Tax Capture Causes Skirmish
GRAND RAPIDS — County commissioners recently allocated $6.1 million for the coming year to provide care for the county’s senior citizens.
The 2007 allocation was $1.3 million higher than last year’s, due to voters renewing and increasing the senior millage last August. But at least two county commissioners clearly thought the amount allocated should have been even higher.
Outgoing County Vice Chairman Dan Koorndyk, who was praised by the Kent County Senior Millage Review Committee for his dedicated work on behalf of seniors, criticized the handful of downtown development authorities in the county for capturing a portion of the millage instead of letting those tax dollars go to needy seniors.
“I think it’s disappointing and disgusting,” said Koorndyk.
But Commissioner Paul Mayhue, who represents the county on the Grand Rapids DDA, countered that the panel made a commitment in June to dedicate monies to a new office on South Division Avenue for Senior Neighbors, a nonprofit that offers a variety of services to seniors.
“We’re going to do as much as we can to help seniors,” said Mayhue.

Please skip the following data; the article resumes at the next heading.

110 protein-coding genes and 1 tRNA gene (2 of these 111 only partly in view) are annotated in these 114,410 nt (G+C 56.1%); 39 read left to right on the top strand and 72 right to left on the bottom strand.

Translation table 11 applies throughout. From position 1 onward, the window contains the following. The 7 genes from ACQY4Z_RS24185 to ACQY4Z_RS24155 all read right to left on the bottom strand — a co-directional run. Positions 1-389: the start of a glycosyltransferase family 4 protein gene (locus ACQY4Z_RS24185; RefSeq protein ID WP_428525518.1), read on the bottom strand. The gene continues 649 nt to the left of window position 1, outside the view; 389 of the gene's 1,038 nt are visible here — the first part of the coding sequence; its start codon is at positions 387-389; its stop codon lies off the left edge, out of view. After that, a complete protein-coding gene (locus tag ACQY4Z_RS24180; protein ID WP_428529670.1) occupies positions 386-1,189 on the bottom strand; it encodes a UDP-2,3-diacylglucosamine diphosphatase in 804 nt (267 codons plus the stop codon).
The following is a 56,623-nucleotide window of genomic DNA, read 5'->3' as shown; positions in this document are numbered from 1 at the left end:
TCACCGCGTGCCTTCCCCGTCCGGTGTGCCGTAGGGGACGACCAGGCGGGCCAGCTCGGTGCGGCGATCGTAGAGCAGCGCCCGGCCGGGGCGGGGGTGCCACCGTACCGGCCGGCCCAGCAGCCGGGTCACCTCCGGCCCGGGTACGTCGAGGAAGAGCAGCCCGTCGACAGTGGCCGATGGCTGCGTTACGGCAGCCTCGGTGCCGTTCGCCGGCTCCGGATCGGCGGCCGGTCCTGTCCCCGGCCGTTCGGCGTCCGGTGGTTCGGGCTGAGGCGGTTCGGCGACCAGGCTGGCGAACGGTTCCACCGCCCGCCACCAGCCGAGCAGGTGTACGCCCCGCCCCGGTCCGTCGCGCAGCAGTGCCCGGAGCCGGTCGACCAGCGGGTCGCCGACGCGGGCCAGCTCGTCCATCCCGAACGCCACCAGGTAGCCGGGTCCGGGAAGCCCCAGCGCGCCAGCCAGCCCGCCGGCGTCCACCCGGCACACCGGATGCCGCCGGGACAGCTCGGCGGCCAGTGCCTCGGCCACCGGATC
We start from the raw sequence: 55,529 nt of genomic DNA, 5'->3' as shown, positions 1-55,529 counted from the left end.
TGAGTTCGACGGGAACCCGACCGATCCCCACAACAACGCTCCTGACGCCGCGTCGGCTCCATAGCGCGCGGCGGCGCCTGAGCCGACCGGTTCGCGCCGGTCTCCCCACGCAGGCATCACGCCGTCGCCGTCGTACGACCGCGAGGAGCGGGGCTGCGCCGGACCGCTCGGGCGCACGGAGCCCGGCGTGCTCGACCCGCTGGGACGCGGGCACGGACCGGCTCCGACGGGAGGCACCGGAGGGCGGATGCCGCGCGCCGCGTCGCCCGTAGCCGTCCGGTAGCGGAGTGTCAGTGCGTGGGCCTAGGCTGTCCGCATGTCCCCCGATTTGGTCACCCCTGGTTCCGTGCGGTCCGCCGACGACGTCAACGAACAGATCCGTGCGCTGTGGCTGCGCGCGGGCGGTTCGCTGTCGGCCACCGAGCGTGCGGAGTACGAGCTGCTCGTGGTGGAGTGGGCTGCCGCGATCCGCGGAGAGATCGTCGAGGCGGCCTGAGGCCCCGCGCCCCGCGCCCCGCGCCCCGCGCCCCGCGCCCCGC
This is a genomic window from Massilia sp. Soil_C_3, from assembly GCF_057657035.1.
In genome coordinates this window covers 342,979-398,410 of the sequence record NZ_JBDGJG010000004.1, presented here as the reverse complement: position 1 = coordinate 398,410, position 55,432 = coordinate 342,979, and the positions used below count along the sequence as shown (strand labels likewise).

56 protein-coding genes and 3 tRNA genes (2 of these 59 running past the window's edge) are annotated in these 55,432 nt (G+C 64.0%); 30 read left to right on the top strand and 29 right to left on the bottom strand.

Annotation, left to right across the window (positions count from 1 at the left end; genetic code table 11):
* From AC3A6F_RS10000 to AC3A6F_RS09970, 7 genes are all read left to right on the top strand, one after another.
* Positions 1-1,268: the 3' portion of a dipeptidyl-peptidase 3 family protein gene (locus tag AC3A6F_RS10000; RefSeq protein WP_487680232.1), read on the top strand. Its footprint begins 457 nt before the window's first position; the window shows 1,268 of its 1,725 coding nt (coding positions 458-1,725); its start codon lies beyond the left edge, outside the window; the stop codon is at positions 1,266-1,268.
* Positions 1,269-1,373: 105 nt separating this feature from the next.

Although the DDA didn’t reveal in June how much money it would commit, DDA Executive Director Jay Fowler said then the board would set aside more than the $128,000 the panel was asked to contribute to Senior Neighbors.
Fowler said the DDA could exceed that amount because the funds would be going to a brick-and-mortar project, a type of activity authorized under its state charter. But he added that the board needed to create a new policy before it could fund Senior Neighbors because the agency chose a site for its new office that is outside of the DDA boundary.
DDA counsel Dick Wendt told board members if they waived any tax-increment revenue, they would breach the agreement they have with holders of the Van Andel Arena bonds. He also said if they waived their portion of the senior millage, they would have to do the same for the school operations millage. The DDA pays the annual debt service for the arena.
“As you are aware, the DDA relies primarily on school-tax-increment revenues to pay debt service on the bonds. A proportional reduction of such school-tax-increment revenues would have an impact on the payment of debt service on the bonds,” he said in June, using the Downtown Development Authority Act of 1975 as the basis for his opinion.
Commissioner David Morren, though, said he would rather have the money go to seniors than to a brick-and-mortar project.
Commissioners allocated the funds to the Area Agency on Aging of Western Michigan, which will distribute the monies to dozens of agencies that provide essential services to seniors. Those services include meals, transportation, in-home chores and health-related needs.
Voters renewed the eight-year-old senior millage of 0.25 mills and raised it by 0.08 mills to a third of a mill in August.